Regardless, we’ll always have December 10th of last year. That night in Portland Nolan scored 11 points (a season high), helping his team knock off the Toronto Raptors.
Stats: 12.2 minutes per game, 32% shooting from the field, 2.4 points per game, 6 starts, 5.6 rebounds per 36 minutes, 38% True Shooting Percentage
Portland’s Spanish rookie swingman is the first of the Blazers’ new acquisitions that we as fans should take our time deciding about. Victor Claver has been decent at best, but the question shouldn’t be has he been good this season, it should be can he be good ever. And if you think he can be good, then the follow-up question is how long should it take for him to get good. I personally think Vic has a ton of potential. He seems to be a heady basketball player, he shows some sings of being an intuitive defender, his shot needs work but isn’t that far away from being serviceable.
What worries me some about Claver is his tendency to miss open shots (especially at the rim), and the fact that he has yet to score more than eight points in a game. To be effective, Claver has to figure out what he does best, and do that every time he’s out on the court. If that’s passing, that’s OK. If that’s rebounding, I want to see him relentlessly attack the boards ever night. Right now, I feel like Victor is trying to do everything all at once, and because of that he’s struggled to be effective.
The good news is that Victor is probably very aware that he needs to improve, so it’s unlikely that we’ll spend much of the off-season listening to trade demands from his agent.
Grade: C- (his potential and effort allow him to pass, but just barely)
Stats: 9.4 minutes per game, 2.3 points per game, 2.2 rebounds per game, 1 start, 8.3 total rebounds per 36 minutes, 41% True Shooting Percentage
Joel Freeland is Portland’s other new foreign player who might deserve a little time before we as fans decide his fate. Coming into the season, I felt like Freeland could be the surprise member of this roster. Joel is older than Victor Claver, a little better established, and basically the face of his country’s basketball program (apart from NBA players Loul Deng and Ben Gordon who count as British for the purpose of the Olympics only). Freeland hasn’t quite lived up to my hype. He’s shown potential here and there, but he did go seven straight games to start the season without making a field goal.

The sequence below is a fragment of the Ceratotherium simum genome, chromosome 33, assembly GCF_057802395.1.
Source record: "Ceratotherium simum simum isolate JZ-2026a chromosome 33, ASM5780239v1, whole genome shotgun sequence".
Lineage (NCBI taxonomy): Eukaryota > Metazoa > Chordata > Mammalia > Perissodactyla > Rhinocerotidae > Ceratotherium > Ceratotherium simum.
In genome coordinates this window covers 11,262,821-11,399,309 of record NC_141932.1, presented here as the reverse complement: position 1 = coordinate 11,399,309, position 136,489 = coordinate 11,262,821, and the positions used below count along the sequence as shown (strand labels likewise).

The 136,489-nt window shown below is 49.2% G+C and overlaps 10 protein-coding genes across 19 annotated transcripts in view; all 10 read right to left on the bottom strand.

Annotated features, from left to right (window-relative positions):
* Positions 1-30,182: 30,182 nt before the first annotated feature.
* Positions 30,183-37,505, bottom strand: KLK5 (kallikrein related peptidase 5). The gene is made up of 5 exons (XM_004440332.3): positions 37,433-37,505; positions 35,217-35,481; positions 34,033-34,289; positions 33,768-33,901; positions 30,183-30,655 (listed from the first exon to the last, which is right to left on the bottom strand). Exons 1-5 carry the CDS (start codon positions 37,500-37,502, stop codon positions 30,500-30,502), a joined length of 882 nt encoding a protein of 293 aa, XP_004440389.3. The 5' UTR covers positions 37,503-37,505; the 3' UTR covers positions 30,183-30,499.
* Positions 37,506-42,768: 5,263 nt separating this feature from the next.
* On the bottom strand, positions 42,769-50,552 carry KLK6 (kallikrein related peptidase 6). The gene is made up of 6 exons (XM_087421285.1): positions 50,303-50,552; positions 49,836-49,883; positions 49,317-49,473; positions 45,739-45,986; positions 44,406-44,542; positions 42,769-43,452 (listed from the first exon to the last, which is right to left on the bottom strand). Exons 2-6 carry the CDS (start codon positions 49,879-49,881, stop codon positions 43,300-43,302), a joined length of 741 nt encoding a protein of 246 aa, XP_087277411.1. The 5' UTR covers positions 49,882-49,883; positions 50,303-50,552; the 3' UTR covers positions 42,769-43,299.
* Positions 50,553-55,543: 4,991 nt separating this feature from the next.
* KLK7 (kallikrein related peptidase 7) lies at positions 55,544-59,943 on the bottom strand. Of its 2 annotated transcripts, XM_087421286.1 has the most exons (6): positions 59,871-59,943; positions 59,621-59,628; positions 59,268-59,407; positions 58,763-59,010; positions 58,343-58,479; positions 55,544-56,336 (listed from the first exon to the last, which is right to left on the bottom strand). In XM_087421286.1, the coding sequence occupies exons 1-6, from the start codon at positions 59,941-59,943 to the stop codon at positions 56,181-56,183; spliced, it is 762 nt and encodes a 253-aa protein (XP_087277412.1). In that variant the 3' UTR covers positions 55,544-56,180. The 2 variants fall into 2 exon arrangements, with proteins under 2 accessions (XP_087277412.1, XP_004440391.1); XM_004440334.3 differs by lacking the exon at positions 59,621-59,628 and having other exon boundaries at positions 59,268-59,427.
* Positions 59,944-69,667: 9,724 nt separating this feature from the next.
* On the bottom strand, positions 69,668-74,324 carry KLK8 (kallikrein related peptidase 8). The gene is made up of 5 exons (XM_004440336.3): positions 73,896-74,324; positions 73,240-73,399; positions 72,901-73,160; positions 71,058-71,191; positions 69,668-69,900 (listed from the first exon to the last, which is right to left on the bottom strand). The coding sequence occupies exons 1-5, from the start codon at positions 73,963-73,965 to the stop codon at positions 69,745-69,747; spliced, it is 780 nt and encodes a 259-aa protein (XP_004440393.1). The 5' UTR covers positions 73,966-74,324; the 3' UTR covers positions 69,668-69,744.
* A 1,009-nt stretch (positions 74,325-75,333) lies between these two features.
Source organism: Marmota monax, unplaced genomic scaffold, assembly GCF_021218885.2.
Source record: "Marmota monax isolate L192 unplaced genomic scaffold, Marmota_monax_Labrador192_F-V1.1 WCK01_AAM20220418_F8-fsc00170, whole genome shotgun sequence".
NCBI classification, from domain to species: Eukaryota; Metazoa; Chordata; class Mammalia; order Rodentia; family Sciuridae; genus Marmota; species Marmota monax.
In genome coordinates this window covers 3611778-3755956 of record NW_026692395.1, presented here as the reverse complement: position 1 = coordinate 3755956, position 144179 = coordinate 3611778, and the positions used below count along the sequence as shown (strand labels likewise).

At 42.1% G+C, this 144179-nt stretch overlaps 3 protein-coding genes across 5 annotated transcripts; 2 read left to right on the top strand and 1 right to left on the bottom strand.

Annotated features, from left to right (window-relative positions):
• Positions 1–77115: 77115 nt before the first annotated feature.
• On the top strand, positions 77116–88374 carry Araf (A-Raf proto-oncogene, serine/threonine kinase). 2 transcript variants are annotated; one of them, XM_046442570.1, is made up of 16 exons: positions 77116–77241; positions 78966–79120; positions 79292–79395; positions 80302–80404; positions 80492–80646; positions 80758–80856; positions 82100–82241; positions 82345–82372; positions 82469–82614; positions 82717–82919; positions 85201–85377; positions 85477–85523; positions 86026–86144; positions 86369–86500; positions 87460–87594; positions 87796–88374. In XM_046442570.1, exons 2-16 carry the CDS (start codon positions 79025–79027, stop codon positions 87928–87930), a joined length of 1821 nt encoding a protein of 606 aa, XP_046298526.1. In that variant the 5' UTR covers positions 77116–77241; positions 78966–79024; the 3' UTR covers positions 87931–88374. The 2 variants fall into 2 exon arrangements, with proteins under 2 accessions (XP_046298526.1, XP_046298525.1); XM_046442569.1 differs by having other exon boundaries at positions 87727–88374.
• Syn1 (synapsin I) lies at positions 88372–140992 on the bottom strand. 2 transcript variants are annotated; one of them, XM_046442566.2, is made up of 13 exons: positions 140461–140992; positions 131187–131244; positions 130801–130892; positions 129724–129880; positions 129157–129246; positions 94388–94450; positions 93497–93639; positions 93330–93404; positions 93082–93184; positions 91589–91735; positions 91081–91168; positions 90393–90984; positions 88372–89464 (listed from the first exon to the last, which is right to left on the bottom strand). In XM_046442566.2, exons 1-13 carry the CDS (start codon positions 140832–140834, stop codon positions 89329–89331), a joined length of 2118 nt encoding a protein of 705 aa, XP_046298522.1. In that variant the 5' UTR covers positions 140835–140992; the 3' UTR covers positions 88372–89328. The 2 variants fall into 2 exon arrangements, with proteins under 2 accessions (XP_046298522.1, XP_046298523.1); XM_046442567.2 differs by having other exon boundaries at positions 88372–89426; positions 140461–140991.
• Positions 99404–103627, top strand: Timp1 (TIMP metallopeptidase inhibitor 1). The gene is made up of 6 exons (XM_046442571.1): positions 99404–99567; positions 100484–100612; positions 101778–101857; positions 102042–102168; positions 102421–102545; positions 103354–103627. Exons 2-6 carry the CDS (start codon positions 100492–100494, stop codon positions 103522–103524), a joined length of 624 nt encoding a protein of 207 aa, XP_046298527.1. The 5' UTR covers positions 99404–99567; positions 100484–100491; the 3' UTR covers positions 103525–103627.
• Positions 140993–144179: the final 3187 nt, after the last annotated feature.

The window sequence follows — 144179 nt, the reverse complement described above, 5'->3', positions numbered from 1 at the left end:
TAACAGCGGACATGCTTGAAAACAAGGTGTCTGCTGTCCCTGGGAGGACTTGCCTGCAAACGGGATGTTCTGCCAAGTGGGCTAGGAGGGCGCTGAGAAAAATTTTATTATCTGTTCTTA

Maybe the pace of the game is too fast for him, maybe he’s letting frustration from not being the principal offensive weapon get in the way of him playing effective minutes. Whatever the case may be, Joel Freeland is not where I thought he might be in regards to being an actual NBA contributor. I do think Joel will get there though. He’s shown range on his jump shot, he can battle under the hoop, and I can bet he’s determined as hell to make it work in the U.S. I still think Freeland might benefit from getting in a scrap or too, he always strikes me as that kind of guy. That being said, if one guy on this roster is going to be upset with how his first 41 games have gone, it’s probably going to be Joel Freeland.
Grade: D (as a motivational tool)
Stats: 9.1 minutes per game, 29% field goal percentage, 1.1 points per game, 6 total rebounds per 36 minutes, 6.3 fouls per 36 minutes
Double J, as I choose to call him, is the definition of a tough call. To the naked eye, Jared Jeffries basically doesn’t do anything. He has two games where he’s scored four points (his season-high), has two five-rebound games, and arguably his best night came in a blowout loss to the Los Angeles Lakers, meaning he rarely is the difference between winning and losing a game. But, as we know, basketball at the NBA level is about more than just what can be seen. Jared Jeffries is the only actual veteran on the team, he’s a locker room guy, and his defensive presence is a good counter-point to the scatterbrained J.J. Hickson. Do those things make him valuable? That’s what’s hard to say.